Wall Street banks are healthier than ever

Bank stress tests, explained
Bank stress tests, explained

Wall Street banks are strong enough to withstand the next severe economic downturn.

The Federal Reserve said Thursday that 35 major financial institutions, including Bank of America, JPMorgan Chase and Citigroup, would be able to lend under even the grimmest of economic conditions.

The results reflected the first round of the Fed's annual stress test. The results of the more consequential second round come next week, when Fed announces whether banks are cleared to raise their stock dividends.

While today's real-world economy is solid, with an unemployment rate of 3.8%, the Fed's yearly checkup imagines a much harsher reality.

In this year's exam, banks were tested against an economy with 10% unemployment, a plummet in housing prices and a severe recession in Europe and elsewhere.

Even under that dire scenario, the banks would have more capital than they had in the years leading up to the Great Recession, Fed Vice Chairman Randal Quarles said.

This was the third year in a row that all the banks have maintained capital levels above the minimum the Fed requires.

The 2010 financial reform law known as Dodd-Frank requires the Federal Reserve each year to test the health of the country's banks. A senior Fed official said this year's test was the most stringent yet.

Related: American banks had their most profitable quarter ever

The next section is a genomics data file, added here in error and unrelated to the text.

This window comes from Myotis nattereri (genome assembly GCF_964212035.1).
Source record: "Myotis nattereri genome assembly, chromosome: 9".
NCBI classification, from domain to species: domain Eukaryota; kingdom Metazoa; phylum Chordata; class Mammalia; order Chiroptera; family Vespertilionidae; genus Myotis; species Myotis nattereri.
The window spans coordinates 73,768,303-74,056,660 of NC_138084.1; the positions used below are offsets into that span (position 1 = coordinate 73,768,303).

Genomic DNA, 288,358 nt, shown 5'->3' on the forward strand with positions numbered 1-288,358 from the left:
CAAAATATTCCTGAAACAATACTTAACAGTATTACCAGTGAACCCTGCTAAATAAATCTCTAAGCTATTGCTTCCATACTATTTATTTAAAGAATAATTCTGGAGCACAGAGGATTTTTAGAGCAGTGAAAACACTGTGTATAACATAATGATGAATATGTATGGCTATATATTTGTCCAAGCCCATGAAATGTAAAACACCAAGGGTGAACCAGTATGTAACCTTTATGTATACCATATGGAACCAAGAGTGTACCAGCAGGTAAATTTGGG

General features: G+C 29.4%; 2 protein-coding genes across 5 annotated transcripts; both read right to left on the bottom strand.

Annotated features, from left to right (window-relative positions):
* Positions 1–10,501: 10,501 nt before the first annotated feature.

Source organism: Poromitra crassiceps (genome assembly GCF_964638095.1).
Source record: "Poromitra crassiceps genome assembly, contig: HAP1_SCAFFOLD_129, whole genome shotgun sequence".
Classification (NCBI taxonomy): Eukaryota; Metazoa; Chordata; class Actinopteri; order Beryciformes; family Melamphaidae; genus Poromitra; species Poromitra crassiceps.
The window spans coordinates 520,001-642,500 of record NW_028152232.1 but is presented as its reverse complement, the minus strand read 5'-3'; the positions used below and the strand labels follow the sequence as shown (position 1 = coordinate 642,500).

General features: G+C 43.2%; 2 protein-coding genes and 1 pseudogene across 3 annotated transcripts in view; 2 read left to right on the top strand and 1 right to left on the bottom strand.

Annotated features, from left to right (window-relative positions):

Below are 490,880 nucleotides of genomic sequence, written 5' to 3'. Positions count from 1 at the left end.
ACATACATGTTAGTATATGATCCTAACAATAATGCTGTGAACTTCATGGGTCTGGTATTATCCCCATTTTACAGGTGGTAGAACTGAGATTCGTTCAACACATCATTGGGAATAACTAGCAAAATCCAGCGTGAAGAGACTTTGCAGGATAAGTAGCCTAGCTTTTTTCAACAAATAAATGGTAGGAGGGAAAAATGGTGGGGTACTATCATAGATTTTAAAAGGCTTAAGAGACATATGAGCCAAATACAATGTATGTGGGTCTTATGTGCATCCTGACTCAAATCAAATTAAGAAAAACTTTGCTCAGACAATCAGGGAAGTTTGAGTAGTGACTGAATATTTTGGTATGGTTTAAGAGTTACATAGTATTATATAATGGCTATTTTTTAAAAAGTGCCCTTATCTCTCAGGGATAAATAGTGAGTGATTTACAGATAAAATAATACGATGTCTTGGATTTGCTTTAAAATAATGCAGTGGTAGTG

Still, in the scenario imagined by the Fed, the banks would have somewhat less capital because of high credit card loan losses, and because of recent changes to the tax code.

While President Trump's corporate tax cuts have helped fuel blockbuster results for Wall Street this year, banks suffered steeper losses under the test because of a lower tax rate and new accounting changes.

Banks sometimes carry certain tax deductions and other credits forward, and use them as a cushion to lower their future tax bill. Those cushions are worth less now that corporate taxes have been cut.

A senior Fed official told reporters on a conference call that in the years ahead a lower tax rate will only bolster banks' after-tax income, making them even more durable.

Capital is a necessary ingredient for banks, the financial system and the economy to remain afloat. Without it, banks have less of a cushion to absorb losses during a downturn.

CIT Group, Comerica and Zions Bancorporation were excluded from this year's test after Trump signed a bill that exempted smaller and mid-size banks from the stress tests.

Six foreign banks with US operations were newcomers to the exercise this year: Barclays, BNP Paribas, Credit Suisse, Deutsche Bank, RBC and UBS.

The senior Fed official said those firms performed quite well, but did not offer specifics.

Since 2009, the 35 institutions have added more than $800 billion in capital to their coffers. Thanks to their larger store of capital, banks are able to shoulder financial losses like heightened stress in the corporate loan markets or commercial real estate.

Related: House clears path to roll back post-crisis banking rules

The annual exam was put into place after the financial crisis. Each year, regulators are looking for two key pieces of information. The first is whether banks have enough capital to survive a calamity in the financial system. The second is whether firms are good at identifying and measuring risk when they craft their plans.

To keep banks on their toes, regulators tweak the exam every year.

Banks will get the chance to revise their capital plans before next week's results are released. But any bank that fails will have to draw up new plans and won't be allowed to pay dividends to shareholders until it has been approved by regulators.

The banking industry has been reaping the benefits as the Fed has begun to raise interest rates and as the tax law has taken effect. During the first three months of this year, banks hauled in record profit of $56 billion.

-- CNNMoney's Matt Egan contributed to this story.

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